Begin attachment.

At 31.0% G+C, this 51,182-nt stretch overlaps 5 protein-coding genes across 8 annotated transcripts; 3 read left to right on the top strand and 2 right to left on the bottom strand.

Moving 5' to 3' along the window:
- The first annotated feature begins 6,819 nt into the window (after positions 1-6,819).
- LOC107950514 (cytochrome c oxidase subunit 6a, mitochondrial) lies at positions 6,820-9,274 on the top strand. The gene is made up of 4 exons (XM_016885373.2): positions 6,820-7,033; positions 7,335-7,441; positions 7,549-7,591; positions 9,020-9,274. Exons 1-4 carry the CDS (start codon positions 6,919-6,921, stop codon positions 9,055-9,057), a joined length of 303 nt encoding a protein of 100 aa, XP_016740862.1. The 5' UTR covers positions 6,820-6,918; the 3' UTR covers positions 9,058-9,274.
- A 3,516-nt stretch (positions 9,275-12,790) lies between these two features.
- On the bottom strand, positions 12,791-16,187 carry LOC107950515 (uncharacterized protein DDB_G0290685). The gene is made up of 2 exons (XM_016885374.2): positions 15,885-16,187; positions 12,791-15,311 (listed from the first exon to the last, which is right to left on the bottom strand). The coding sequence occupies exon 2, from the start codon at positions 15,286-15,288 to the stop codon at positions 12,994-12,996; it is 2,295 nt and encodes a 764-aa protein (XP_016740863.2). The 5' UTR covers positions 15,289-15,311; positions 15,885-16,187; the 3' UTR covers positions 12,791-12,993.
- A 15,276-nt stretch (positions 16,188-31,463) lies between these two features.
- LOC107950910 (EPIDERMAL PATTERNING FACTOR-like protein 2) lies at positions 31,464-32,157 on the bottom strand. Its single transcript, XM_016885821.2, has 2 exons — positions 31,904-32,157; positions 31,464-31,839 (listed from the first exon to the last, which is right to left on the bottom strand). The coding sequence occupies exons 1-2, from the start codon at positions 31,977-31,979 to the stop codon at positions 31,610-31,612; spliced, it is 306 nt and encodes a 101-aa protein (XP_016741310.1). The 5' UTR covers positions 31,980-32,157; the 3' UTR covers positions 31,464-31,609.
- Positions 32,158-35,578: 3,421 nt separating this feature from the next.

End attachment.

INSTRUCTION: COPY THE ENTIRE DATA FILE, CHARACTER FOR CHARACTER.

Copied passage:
At 31.0% G+C, this 51,182-nt stretch overlaps 5 protein-coding genes across 8 annotated transcripts; 3 read left to right on the top strand and 2 right to left on the bottom strand.

Moving 5' to 3' along the window:
- The first annotated feature begins 6,819 nt into the window (after positions 1-6,819).
- LOC107950514 (cytochrome c oxidase subunit 6a, mitochondrial) lies at positions 6,820-9,274 on the top strand. The gene is made up of 4 exons (XM_016885373.2): positions 6,820-7,033; positions 7,335-7,441; positions 7,549-7,591; positions 9,020-9,274. Exons 1-4 carry the CDS (start codon positions 6,919-6,921, stop codon positions 9,055-9,057), a joined length of 303 nt encoding a protein of 100 aa, XP_016740862.1. The 5' UTR covers positions 6,820-6,918; the 3' UTR covers positions 9,058-9,274.
- A 3,516-nt stretch (positions 9,275-12,790) lies between these two features.
- On the bottom strand, positions 12,791-16,187 carry LOC107950515 (uncharacterized protein DDB_G0290685). The gene is made up of 2 exons (XM_016885374.2): positions 15,885-16,187; positions 12,791-15,311 (listed from the first exon to the last, which is right to left on the bottom strand). The coding sequence occupies exon 2, from the start codon at positions 15,286-15,288 to the stop codon at positions 12,994-12,996; it is 2,295 nt and encodes a 764-aa protein (XP_016740863.2). The 5' UTR covers positions 15,289-15,311; positions 15,885-16,187; the 3' UTR covers positions 12,791-12,993.
- A 15,276-nt stretch (positions 16,188-31,463) lies between these two features.
- LOC107950910 (EPIDERMAL PATTERNING FACTOR-like protein 2) lies at positions 31,464-32,157 on the bottom strand. Its single transcript, XM_016885821.2, has 2 exons — positions 31,904-32,157; positions 31,464-31,839 (listed from the first exon to the last, which is right to left on the bottom strand). The coding sequence occupies exons 1-2, from the start codon at positions 31,977-31,979 to the stop codon at positions 31,610-31,612; spliced, it is 306 nt and encodes a 101-aa protein (XP_016741310.1). The 5' UTR covers positions 31,980-32,157; the 3' UTR covers positions 31,464-31,609.
- Positions 32,158-35,578: 3,421 nt separating this feature from the next.